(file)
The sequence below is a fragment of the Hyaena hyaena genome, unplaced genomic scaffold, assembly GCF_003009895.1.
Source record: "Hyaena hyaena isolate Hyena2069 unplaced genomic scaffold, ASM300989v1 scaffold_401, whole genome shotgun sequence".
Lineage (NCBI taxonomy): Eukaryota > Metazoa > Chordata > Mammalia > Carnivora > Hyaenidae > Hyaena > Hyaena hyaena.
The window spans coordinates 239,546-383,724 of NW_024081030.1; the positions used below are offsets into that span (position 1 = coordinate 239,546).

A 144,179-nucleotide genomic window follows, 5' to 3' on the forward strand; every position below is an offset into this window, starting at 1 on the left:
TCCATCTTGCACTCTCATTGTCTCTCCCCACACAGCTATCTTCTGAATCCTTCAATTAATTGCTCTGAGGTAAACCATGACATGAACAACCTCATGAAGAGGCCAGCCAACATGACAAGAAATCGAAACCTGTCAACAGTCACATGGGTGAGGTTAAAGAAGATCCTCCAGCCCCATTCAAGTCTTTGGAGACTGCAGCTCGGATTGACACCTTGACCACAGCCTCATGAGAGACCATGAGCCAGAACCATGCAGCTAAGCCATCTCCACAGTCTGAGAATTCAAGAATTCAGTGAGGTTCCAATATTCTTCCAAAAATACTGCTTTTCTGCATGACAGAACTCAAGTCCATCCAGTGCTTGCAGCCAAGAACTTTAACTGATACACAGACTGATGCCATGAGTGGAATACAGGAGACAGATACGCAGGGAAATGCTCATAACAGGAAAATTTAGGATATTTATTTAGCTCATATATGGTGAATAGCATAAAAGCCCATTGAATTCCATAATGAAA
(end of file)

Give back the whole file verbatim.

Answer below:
The sequence below is a fragment of the Hyaena hyaena genome, unplaced genomic scaffold, assembly GCF_003009895.1.
Source record: "Hyaena hyaena isolate Hyena2069 unplaced genomic scaffold, ASM300989v1 scaffold_401, whole genome shotgun sequence".
Lineage (NCBI taxonomy): Eukaryota > Metazoa > Chordata > Mammalia > Carnivora > Hyaenidae > Hyaena > Hyaena hyaena.
The window spans coordinates 239,546-383,724 of NW_024081030.1; the positions used below are offsets into that span (position 1 = coordinate 239,546).

A 144,179-nucleotide genomic window follows, 5' to 3' on the forward strand; every position below is an offset into this window, starting at 1 on the left:
TCCATCTTGCACTCTCATTGTCTCTCCCCACACAGCTATCTTCTGAATCCTTCAATTAATTGCTCTGAGGTAAACCATGACATGAACAACCTCATGAAGAGGCCAGCCAACATGACAAGAAATCGAAACCTGTCAACAGTCACATGGGTGAGGTTAAAGAAGATCCTCCAGCCCCATTCAAGTCTTTGGAGACTGCAGCTCGGATTGACACCTTGACCACAGCCTCATGAGAGACCATGAGCCAGAACCATGCAGCTAAGCCATCTCCACAGTCTGAGAATTCAAGAATTCAGTGAGGTTCCAATATTCTTCCAAAAATACTGCTTTTCTGCATGACAGAACTCAAGTCCATCCAGTGCTTGCAGCCAAGAACTTTAACTGATACACAGACTGATGCCATGAGTGGAATACAGGAGACAGATACGCAGGGAAATGCTCATAACAGGAAAATTTAGGATATTTATTTAGCTCATATATGGTGAATAGCATAAAAGCCCATTGAATTCCATAATGAAA